The smiling boy runs up to his brother, who is waiting for him by the school gate. Together, they hurry to one of the stations served by Senegal’s first regional express train, or TER, which stops at many points in the capital, Dakar. The two boys climb into the cool interior of the train, eager to join their brothers at the Abdoulaye Wade Stadium, a few stations away, where they will play the game they love; football.
Built in 1884, the Dakar railway station originally linked the city to Saint-Louis, which was then the capital. Its spectacular architecture marries tradition with modernity, combining verandas, large semi-circular arches and colored ceramic decoration. Now, in 2022, its colors are as bright as ever and the number of destinations one can go to has increased. They include the new city of Diamniadio, which has a brand-new sports stadium where the children go to play soccer.
“Our parents know that we are safe on the train. It’s easier. There’s no pollution and we avoid the traffic jams,” Seydou Ibrahima Mbodj, the elder of the two boys, says with a smile.
The two seem pretty used to making this short and convenient journey, but it has only been possible since December 2021, when the Dakar TER came into service.
TER is a flagship project of the Emerging Senegal Plan – the country’s ambitious roadmap to prosperity, which targets 2035 as the date for achievement.
Tabara Dia, employed by Dakar Regional Express Train Operating Company (SETER), drives one of the TER trains.
“I am proud to be one of the first female train drivers in Senegal and my family is proud too,” she says. “The TER has greatly changed the daily lives of people in Senegal because it means they can get home earlier, spend more time with their families and avoid traffic jams.”
Senegal prioritizes the sustainable development of urban mobility to address the chronic traffic congestion on the streets of Dakar. “Recent studies have shown that Senegal loses over $200 million due to traffic jams,” says Mountaga Sy, Director-General of the national government’s Agency for the Promotion of Investment and Major Works.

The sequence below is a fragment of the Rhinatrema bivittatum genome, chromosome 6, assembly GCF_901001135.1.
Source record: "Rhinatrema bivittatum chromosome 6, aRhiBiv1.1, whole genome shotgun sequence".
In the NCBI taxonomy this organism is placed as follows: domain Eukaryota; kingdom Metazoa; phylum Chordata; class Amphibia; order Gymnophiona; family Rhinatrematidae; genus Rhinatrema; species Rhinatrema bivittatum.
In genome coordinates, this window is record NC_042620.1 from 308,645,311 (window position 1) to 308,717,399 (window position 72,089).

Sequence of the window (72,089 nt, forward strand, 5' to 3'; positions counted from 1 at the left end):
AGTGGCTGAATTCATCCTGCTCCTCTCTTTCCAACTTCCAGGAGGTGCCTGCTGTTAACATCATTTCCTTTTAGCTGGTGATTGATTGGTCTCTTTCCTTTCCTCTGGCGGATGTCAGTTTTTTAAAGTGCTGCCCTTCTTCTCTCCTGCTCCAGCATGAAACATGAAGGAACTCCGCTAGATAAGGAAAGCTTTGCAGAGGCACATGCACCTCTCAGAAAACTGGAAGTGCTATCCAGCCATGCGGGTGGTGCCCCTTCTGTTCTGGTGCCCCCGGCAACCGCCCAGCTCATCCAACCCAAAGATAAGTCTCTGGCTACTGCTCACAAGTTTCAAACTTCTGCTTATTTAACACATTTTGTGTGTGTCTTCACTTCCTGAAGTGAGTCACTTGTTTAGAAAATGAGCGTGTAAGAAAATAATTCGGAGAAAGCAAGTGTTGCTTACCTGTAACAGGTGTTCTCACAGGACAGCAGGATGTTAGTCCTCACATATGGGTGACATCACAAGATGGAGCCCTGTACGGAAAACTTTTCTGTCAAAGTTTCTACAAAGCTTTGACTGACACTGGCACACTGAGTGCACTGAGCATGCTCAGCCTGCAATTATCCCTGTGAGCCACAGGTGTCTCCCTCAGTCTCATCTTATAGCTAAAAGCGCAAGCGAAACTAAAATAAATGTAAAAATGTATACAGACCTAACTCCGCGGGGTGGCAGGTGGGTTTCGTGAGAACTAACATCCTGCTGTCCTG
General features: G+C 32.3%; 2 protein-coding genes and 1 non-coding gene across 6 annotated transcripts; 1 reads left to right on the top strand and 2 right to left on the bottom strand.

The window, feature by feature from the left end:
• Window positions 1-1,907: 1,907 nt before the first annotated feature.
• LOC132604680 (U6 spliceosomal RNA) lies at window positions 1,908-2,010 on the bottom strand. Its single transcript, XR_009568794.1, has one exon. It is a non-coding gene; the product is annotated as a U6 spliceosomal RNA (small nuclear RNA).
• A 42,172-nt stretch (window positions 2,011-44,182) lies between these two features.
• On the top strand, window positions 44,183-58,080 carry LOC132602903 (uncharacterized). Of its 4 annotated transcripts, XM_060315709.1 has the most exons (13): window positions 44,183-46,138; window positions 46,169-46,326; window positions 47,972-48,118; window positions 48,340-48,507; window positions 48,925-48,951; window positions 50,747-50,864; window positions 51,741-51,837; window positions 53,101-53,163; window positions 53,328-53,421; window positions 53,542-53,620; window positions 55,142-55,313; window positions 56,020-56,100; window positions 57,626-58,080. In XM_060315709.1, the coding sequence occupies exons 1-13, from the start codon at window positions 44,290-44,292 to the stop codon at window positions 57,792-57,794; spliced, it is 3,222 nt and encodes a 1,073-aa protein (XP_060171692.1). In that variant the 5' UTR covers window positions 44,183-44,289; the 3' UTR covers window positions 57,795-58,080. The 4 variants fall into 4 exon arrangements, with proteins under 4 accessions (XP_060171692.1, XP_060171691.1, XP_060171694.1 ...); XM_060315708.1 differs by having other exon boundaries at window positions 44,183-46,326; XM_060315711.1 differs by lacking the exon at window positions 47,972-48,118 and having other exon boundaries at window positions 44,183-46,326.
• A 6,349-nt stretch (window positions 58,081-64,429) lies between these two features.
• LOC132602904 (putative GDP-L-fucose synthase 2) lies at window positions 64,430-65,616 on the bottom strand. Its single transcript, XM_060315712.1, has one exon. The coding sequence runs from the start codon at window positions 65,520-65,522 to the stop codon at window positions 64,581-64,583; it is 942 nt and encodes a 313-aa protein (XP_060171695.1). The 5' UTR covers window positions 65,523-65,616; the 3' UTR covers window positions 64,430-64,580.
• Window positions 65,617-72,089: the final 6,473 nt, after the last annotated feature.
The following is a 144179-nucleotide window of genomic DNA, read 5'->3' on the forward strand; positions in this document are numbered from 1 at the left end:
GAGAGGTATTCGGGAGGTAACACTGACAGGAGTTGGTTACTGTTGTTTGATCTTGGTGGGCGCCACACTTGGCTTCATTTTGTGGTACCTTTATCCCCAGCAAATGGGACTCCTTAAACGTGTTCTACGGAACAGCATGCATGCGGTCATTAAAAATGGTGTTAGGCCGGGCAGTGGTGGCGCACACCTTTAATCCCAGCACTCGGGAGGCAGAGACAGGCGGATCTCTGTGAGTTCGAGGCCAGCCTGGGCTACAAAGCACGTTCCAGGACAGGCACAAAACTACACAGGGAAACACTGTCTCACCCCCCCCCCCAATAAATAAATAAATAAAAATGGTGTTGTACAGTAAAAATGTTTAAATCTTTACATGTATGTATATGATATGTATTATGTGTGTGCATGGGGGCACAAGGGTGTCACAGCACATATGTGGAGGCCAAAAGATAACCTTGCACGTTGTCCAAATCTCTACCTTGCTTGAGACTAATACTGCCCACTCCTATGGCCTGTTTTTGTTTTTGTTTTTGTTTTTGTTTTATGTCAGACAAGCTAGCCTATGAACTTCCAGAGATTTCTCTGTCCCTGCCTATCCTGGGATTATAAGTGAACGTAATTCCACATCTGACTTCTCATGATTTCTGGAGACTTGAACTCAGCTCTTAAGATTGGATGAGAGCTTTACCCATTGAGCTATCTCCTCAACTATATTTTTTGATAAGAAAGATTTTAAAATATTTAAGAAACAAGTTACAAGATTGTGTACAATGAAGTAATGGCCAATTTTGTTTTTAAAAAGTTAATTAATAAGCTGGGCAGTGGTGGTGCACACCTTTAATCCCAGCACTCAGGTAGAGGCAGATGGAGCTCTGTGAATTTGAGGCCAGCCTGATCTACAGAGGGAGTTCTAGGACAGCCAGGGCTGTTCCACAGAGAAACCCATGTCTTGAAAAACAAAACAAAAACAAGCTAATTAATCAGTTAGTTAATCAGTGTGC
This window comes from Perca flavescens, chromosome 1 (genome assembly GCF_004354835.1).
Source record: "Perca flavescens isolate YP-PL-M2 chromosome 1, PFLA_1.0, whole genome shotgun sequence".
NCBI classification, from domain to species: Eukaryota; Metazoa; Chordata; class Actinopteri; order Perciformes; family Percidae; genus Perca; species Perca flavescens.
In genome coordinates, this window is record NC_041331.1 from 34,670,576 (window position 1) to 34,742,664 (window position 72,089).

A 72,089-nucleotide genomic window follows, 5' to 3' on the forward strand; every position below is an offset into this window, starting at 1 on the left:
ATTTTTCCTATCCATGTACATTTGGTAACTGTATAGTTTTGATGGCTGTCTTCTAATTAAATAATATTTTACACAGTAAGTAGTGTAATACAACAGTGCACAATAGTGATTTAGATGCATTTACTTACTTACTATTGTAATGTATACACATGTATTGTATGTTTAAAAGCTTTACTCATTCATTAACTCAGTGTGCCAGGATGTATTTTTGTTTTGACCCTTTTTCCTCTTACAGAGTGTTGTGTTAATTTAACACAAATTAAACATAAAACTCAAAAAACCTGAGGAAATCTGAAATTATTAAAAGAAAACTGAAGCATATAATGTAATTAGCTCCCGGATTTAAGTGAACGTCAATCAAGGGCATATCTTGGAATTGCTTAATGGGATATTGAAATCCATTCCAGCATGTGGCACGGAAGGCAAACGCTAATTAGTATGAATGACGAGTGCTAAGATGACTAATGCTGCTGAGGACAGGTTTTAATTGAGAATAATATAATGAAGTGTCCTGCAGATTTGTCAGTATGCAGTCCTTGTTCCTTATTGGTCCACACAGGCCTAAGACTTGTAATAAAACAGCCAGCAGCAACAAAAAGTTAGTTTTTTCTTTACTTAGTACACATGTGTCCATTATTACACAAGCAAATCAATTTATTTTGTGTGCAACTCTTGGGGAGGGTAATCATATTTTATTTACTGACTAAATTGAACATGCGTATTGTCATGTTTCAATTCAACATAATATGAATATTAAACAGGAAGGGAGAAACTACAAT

The TER is using the latest rail technologies to help solve the problem. “Our signaling system is one of the most advanced in the world: we are using the European Rail Traffic Management System, which is a cutting-edge tool for the management of high-speed lines in Europe,” says Moustapha Mbaye, director of the Rail Operations Centre.
The African Development Bank Group mobilized over $200 million to create the 36-km TER line linking Dakar station to Diamniadio, with its new Olympic football stadium. The thirteen stations that have been built along the line connect Dakar’s suburbs and provide fast, secure, reliable and affordable means of transport.
More than six million passengers have used the line since it came into service. The daily capacity is 115,000 passengers; the TER’s 15 trains travel at speeds of up to 150 km/h. Commuters can reach the suburbs from the center of Dakar in 10 minutes or less; travel time to Diamniadio via a non-stop train is about 20 minutes. Passengers arrive three times as fast as in a taxi and pay a third of the price.
An environmental revolution
Unblocking the road system has a second clear benefit: it reduces pollution. “By investing in an electric train, we are providing an environment-friendly response that cuts pollution by more than 32%,” Mountaga Sy explains.
“This express train is an express route to progress and development in Senegal,” says Mohamed Chérif, head of the African Development Bank’s country office in Senegal. In the second phase of the Emerging Senegal Plan (2019-2023), the government will extend the line by 19 km to connect Diamniadio with Dakar’s Blaise-Diagne international airport. “The African Development Bank is proud to be associated with the financing of this critical contribution to Senegal’s economy. This project greatly improves the mobility of the inhabitants of Dakar,” Mr. Chérif says.
The children get off the train and hurry to the stadium, which, for them, is a dream of the future: “One day I will come here, to the Diamniadio stadium; I will score a goal for Senegal and make the difference! “ says the younger boy, Pape Souleye Mbodj, radiating enthusiasm and hope.
The TER does more than transport passengers. It transports dreams and ambitions towards reality.
Source African Development Bank Group